NAG CPP Interface
The NAG CPP Interface is a set of C++ interfaces for the NAG Library, supplied as a series of header files. The supplied material is laid out as follows:
|This directory, and its subdirectories, contain the header files that make up the bulk of the NAG CPP Interface.
|There are a number of directories named after the chapters of the NAG Library, for example e04, g01 etc.. The header files for the available functions are split by chapter, with each function in its own file. These header files contain wrappers which directly call the algorithmic engine and as such do minimal computation themselves.
|The header files use a naming convention based on the short NAG name of the NAG Library function, for example handle_solve_lp_ipm is in Chapter E04 and has a short NAG name of e04mt and so the associated header file is ‘nagcpp_e04mt.hpp’ and sits in the e04 subdirectory.
|In addition to the individual function header files these directories may also include a number of files defining communication classes. The naming convention adopted here is based on the short NAG name of the NAG Library function that initializes the communication information. For example, handle_init initializes the communication information required by a number of functions in Chapter E04, including handle_solve_dfls_rcomm, handle_solve_lp_ipm and handle_solve_ipopt. The associated communication class, CommE04RA, is defined in ‘nagcpp_class_CommE04RA.hpp’ in the e04 subdirectory.
|A series of header files containing various utility classes and functions.
|In addition to the subdirectories described above, this directory contains a header file per chapter, which brings together all the functions from that chapter, and a master header file which includes all functions from all chapters.
|This directory contains example files showing how to call a number of the available functions. Each example file can be individually compiled and run (see Section 2.1.5 for more details).
|This directory contains the expected results from each of the examples. In cases where a different implementation of the NAG Library may cause an example to give slightly different output, multiple results files are present.
|This directory contains some example data container classes. These files demonstrate one way to pass a custom class as an argument to the NAG Library (see Section 3.2 for more details) and are used by some of the examples.
|This directory contains a number of unit tests for various aspects of the NAG CPP Interface . It should be noted that these tests are only for the wrappers and so do not test the underlying algorithmics. Each unit test can be individually compiled and run.
|This directory contains a number of utilities used by the unit tests.
Prior to using the NAG CPP Interface you will need to have a version of Mark 27.0 of the NAG Library installed.
When using the interfaces supplied via the NAG CPP Interface you will need to add the include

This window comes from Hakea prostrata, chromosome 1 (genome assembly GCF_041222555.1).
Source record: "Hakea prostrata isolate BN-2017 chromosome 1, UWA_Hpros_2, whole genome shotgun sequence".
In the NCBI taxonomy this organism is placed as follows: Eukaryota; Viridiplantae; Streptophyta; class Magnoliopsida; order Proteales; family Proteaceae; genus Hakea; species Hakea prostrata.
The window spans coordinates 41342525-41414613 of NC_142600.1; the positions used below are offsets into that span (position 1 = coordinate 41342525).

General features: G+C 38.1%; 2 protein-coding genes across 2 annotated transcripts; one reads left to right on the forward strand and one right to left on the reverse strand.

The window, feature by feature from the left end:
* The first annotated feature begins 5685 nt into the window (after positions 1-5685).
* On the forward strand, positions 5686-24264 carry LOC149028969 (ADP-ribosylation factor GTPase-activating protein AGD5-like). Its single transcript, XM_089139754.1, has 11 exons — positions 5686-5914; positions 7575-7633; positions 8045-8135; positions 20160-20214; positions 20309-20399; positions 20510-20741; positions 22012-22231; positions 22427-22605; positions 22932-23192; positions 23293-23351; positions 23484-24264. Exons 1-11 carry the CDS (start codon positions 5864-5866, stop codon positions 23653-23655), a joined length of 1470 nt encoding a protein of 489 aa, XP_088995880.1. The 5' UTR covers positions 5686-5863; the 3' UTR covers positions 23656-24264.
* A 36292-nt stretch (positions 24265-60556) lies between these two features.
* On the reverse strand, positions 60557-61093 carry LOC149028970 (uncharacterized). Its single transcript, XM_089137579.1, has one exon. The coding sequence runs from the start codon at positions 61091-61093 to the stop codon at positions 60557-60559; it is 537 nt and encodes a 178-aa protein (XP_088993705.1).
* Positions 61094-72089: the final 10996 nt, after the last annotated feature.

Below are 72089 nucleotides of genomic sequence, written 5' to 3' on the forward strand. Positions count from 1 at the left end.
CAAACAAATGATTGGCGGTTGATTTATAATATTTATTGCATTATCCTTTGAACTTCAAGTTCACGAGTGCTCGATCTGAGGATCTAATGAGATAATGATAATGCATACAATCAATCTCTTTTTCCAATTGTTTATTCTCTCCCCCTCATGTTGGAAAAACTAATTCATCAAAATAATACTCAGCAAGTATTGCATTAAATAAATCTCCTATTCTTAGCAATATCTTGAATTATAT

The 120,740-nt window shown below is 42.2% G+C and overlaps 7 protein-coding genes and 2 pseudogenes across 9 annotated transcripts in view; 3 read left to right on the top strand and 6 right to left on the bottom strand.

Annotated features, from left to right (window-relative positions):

subdirectory to the list of directories your compiler searches for header files, in addition to using any compiler flags usually required by the NAG Library.
The NAG Library Documentation
The Guide to the NAG Library Documentation
provides general information on how to use the NAG Library documentation; the following sections are specific to the NAG CPP Interface.
Classification of Arguments (Intents)
Arguments are classified as follows.
- input: unless stated otherwise in the individual function documentation, you must assign values to these arguments on or before calling the function, and these values are unchanged on exit from the function.
- output: you need not assign values to these arguments before calling the function; unless stated otherwise in the individual function documentation the function will assign values to them on exit. If possible the function will allocate array arguments to the correct size (see Section 2.1.3).
- input/output: unless stated otherwise in the individual function documentation, you must assign values to these arguments before calling the function, and the function may then change these values. For array arguments where the individual function documentation indicates that no values must be supplied on entry but that values are returned on exit, the function will attempt to allocate the argument to the correct size (see Section 2.1.3).
- Function: unless stated otherwise in the individual function documentation you must supply a callback function (e.g., to evaluate an integrand or to print intermediate output). The prototype for the callback function is given in the individual function documentation and includes full details of its argument list and specifications of its arguments (all enclosed in a box). The arguments of a callback function are classified in a similar manner to above but, because you must write the function rather than call it, the significance of the classification is different.
- input: unless stated otherwise in the individual function documentation, values will be supplied on entry, which your function must not change.
- output: unless stated otherwise in the individual function documentation, you must assign values to these arguments before returning from your function.
- input/output: unless stated otherwise in the individual function documentation, values will be supplied on entry, and you must assign values to them before returning from your function.